Reception, 5:30–6:00 pm.

Business Meeting, 6:00–6:15 pm.

Guest Lecture, 6:15–7:15 pm, Michael Huemer, University of Colorado-Boulder, Possible and Impossible Infinities.

Role of Explanation in Mathematical Proofs, Saturday morning (see MAA Contributed Paper Sessions)

SIGMAA on Quantitative Literacy (SIGMAA QL)

Business Meeting, Reception, and Guest Lecture, Thursday, 6:00–8:00 pm

Guest Lecture: Carrie Diaz Eaton, Bates College, Calling Bull (with R).

Quantitative Literacy and Social Justice: An Ongoing Dialogue, Friday morning (see MAA Contributed Paper Sessions)

SIGMAA on Recreational Mathematics

Recreational Mathematics: Puzzles, Card Tricks, Games, & Gambling, Thursday morning and afternoon (see MAA Contributed Paper Sessions)

SIGMAA on Research in Undergraduate Mathematics Education (SIGMAA on RUME)

Research in Undergraduate Mathematics Education, Thursday morning and afternoon (see MAA Contributed Paper Sessions)

Research in Undergraduate Mathematics Education: Highlights from the Annual SIGMAA on RUME Conference, Wednesday afternoon (see MAA Invited Paper Sessions)

SIGMAA on Sports

Mathematics & Sports, Friday morning and afternoon (see MAA Contributed Paper Sessions)

SIGMAA on Statistics Education (SIGMAA Stat Ed)

MAA Minicourse #2: Teaching Reproducible Statistics with R and R Studio, Part A: Wednesday 9:00–11:00 am and Part B: Friday 9:00–11:00 am (see MAA Minicourses)

MAA Minicourse #8: Stats for Data Science, Part A: Thursday 1:00–3:00 pm and Part B: Saturday 1:00–3:00 pm (see MAA Minicourses)

MAA Panel: So You Want to Start an Undergraduate Statistics or Data Science Program?, Thursday, 9:00–10:20 am (See MAA Panels)

Data Across the Curriculum, Friday morning (see MAA Contributed Paper Sessions)

Scholarship on Teaching and Learning Statistics, Friday afternoon (see MAA Contributed Paper Sessions)

Business Meeting, Reception, and Guest Lecture, Friday, 6:00–8:20 pm

Reception, 6:00–6:30 pm

Business Meeting, 6:30–7:15 pm

Guest Lecture, 7:20–8:20 pm, Trevor Patch, Baseball Research and Development with the Colorado Rockies, The importance of statisticians in a development-driven world.

Modernizing the Introductory Statistics Course, Saturday morning (see MAA Invited Paper Sessions).

SIGMAA on Undergraduate Research (SIGMAA UR)

MAA Panel: Students’ Perspectives on Undergraduate Research Experiences, organized by Allison Henrich, Seattle University, Maria Mercedes Franco, Queensborough Community College, CUNY, and Laramie Paxton, Marian University–Wisconsin; Wednesday, 6:00–7:00 pm. If you’re a faculty member with an interest in pursuing research with undergraduates, you may have a number of questions on your mind. For instance, what do students gain by doing an undergraduate research experience? What are some challenges they might encounter when doing research with a faculty member and, perhaps, a group of their peers? What are particular issues you should be aware of that students from underrepresented minority groups face? How might you, as a research mentor, make the experience a positive one for your students? On the other hand, if you’re a student considering doing research in mathematics, you might wonder what doing research for the first time is like. How can you prepare yourself for the experience? What tools might you use to overcome hurdles you encounter along the research path? How might doing research help you achieve your personal goals? One of the best ways to learn answers to these questions is by talking to people who have actually had research experiences as students. In this panel, current and former undergraduate researchers will reflect on their experiences, discuss what worked well, what didn’t, and how research experiences could be improved. Moderator for this panel will be Maria Mercedes Franco, Queensborough Community College, CUNY. Panelists will be Amelia Cantwell, University of Montana, Natasha Crepeau, Harvey Mudd, Esteban Escobar, California State Polytechnic University, Pomona, Harold Jimenez Polo, University of Florida, and Vinny Jodoin, University of Tennessee. This panel is sponsored by the SIGMAA on Undergraduate Research.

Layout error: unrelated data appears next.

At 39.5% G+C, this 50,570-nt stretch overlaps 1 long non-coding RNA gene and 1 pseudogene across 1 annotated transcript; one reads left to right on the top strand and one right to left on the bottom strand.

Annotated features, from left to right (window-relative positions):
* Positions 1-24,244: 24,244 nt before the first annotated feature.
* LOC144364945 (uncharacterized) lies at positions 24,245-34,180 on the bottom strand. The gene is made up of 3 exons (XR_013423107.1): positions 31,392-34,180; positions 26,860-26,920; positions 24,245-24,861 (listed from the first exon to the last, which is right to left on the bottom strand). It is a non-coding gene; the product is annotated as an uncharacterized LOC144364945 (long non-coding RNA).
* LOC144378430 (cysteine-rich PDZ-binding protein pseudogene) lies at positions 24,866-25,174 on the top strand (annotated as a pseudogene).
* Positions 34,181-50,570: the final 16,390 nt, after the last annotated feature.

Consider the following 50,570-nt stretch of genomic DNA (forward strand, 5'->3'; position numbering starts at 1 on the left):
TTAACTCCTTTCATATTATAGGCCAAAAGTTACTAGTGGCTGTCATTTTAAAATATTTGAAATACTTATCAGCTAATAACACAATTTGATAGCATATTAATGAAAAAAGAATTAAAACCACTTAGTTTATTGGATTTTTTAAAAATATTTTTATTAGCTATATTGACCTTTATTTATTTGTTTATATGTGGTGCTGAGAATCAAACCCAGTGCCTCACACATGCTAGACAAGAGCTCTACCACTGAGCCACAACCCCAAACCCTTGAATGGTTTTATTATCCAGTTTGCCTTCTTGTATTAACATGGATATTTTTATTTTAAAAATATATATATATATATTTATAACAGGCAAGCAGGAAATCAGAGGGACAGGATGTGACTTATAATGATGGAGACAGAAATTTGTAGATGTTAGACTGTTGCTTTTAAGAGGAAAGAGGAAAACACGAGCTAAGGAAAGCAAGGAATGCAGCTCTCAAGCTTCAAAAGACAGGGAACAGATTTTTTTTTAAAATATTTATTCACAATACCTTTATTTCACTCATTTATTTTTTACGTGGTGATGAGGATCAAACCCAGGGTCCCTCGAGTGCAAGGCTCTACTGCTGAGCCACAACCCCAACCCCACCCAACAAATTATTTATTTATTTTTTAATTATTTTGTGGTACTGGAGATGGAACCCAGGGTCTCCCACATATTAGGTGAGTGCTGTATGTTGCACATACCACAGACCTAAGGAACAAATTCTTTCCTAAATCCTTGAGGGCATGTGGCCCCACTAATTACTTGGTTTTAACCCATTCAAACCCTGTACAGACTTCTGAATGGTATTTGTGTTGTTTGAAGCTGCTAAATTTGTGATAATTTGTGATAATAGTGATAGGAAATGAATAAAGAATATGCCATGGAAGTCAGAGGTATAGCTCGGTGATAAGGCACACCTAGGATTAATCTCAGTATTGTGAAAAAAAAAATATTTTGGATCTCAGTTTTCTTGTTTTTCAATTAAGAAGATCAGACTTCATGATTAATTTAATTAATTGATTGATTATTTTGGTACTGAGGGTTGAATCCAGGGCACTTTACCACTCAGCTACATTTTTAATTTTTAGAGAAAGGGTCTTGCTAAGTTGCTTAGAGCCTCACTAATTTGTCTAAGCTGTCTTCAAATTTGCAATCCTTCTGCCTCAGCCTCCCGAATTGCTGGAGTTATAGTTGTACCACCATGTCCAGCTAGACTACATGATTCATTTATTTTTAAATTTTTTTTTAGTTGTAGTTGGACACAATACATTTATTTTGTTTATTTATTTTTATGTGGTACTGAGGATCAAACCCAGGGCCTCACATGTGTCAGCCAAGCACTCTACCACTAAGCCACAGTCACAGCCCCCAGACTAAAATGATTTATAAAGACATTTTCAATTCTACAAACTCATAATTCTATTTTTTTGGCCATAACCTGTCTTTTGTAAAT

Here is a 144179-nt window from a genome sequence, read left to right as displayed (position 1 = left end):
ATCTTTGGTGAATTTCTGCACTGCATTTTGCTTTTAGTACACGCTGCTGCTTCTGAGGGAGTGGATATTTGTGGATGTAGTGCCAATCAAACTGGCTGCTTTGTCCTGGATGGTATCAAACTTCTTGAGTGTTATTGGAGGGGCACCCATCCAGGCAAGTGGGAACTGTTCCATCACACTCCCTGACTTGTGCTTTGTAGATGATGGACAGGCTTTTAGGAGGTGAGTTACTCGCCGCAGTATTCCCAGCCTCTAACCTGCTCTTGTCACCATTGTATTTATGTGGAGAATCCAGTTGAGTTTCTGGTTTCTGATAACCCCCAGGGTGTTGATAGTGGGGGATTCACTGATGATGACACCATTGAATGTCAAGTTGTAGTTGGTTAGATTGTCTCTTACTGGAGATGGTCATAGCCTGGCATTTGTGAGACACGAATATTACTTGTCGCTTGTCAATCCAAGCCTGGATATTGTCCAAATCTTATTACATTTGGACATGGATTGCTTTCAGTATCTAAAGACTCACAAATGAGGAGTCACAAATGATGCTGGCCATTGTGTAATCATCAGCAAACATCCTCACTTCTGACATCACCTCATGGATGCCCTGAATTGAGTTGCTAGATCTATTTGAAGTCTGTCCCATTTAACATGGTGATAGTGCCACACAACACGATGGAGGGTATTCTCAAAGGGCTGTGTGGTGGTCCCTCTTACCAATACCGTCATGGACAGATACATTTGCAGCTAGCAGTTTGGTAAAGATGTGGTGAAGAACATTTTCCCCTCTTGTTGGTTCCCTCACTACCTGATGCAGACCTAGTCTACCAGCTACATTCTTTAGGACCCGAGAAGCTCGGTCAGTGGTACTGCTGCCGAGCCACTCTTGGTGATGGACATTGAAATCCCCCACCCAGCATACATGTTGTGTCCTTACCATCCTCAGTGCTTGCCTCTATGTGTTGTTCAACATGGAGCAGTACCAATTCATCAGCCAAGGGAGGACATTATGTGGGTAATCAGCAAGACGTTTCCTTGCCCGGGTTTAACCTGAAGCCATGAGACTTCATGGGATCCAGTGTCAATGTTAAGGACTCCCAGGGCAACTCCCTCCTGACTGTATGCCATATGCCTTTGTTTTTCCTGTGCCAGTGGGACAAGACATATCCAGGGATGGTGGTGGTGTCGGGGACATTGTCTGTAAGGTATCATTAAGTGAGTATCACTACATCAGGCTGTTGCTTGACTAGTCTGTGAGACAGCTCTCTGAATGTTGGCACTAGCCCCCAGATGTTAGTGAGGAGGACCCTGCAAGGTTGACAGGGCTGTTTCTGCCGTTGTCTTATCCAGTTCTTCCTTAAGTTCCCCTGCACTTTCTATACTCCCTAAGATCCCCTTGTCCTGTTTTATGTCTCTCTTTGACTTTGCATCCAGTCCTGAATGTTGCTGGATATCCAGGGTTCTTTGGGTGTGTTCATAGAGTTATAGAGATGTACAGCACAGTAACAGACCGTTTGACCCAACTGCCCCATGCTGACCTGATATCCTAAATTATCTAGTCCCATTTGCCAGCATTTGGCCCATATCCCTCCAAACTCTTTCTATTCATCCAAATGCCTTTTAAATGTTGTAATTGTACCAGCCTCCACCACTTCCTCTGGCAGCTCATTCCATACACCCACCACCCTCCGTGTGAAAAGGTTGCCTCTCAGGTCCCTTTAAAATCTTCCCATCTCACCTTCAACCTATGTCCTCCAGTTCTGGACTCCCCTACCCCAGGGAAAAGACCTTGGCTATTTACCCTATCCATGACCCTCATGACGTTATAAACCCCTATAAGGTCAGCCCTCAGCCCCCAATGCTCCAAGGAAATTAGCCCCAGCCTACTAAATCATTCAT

Business Meeting, Reception, and Guest Lecture, Thursday, 6:00–7:30 pm

Reception and Business Meeting, 6:00–6:30 pm

Guest Lecture, 6:40–7:30 pm, Maria Mercedes Franco, Queensborough Community College, CUNY, Reflections on diversity and undergraduate research.

SIGMAA on Mathematics Instruction Using the Web (WEB SIGMAA)

Reception, and Guest Lecture, Friday, 5:30–7:00 pm:

  • Reception, 5:30–6:00 pm
  • Guest Lecture, 6:00–7:00 pm, Matthew Boelkins, Grand Valley State University, The Future of Textbooks.

MAA Minicourse #4: Visualizing Multivariable Calculus & Differential Equations using CalcPlot3D, Part A: Wednesday 2:15–4:15 pm and Part B: Friday, 1:00–3:00 pm (see MAA Minicourses)